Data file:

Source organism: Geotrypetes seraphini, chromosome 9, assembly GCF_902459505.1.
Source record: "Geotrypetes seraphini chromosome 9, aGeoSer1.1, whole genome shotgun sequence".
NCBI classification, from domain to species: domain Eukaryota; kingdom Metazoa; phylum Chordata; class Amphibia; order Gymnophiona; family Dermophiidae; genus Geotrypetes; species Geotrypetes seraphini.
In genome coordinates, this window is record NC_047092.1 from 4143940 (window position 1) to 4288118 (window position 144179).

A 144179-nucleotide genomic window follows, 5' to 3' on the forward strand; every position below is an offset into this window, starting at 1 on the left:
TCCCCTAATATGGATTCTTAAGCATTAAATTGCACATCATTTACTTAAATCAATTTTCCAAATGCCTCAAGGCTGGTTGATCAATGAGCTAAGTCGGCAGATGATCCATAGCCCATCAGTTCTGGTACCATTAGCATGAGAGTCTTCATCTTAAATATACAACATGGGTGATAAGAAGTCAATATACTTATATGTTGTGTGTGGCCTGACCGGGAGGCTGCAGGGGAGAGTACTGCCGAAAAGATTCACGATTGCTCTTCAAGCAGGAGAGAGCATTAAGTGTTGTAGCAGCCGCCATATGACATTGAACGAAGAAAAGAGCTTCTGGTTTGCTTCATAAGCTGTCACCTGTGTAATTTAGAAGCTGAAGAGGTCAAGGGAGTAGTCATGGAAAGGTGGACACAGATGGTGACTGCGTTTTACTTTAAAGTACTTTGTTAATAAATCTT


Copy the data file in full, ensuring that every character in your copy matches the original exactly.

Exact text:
Source organism: Geotrypetes seraphini, chromosome 9, assembly GCF_902459505.1.
Source record: "Geotrypetes seraphini chromosome 9, aGeoSer1.1, whole genome shotgun sequence".
NCBI classification, from domain to species: domain Eukaryota; kingdom Metazoa; phylum Chordata; class Amphibia; order Gymnophiona; family Dermophiidae; genus Geotrypetes; species Geotrypetes seraphini.
In genome coordinates, this window is record NC_047092.1 from 4143940 (window position 1) to 4288118 (window position 144179).

A 144179-nucleotide genomic window follows, 5' to 3' on the forward strand; every position below is an offset into this window, starting at 1 on the left:
TCCCCTAATATGGATTCTTAAGCATTAAATTGCACATCATTTACTTAAATCAATTTTCCAAATGCCTCAAGGCTGGTTGATCAATGAGCTAAGTCGGCAGATGATCCATAGCCCATCAGTTCTGGTACCATTAGCATGAGAGTCTTCATCTTAAATATACAACATGGGTGATAAGAAGTCAATATACTTATATGTTGTGTGTGGCCTGACCGGGAGGCTGCAGGGGAGAGTACTGCCGAAAAGATTCACGATTGCTCTTCAAGCAGGAGAGAGCATTAAGTGTTGTAGCAGCCGCCATATGACATTGAACGAAGAAAAGAGCTTCTGGTTTGCTTCATAAGCTGTCACCTGTGTAATTTAGAAGCTGAAGAGGTCAAGGGAGTAGTCATGGAAAGGTGGACACAGATGGTGACTGCGTTTTACTTTAAAGTACTTTGTTAATAAATCTT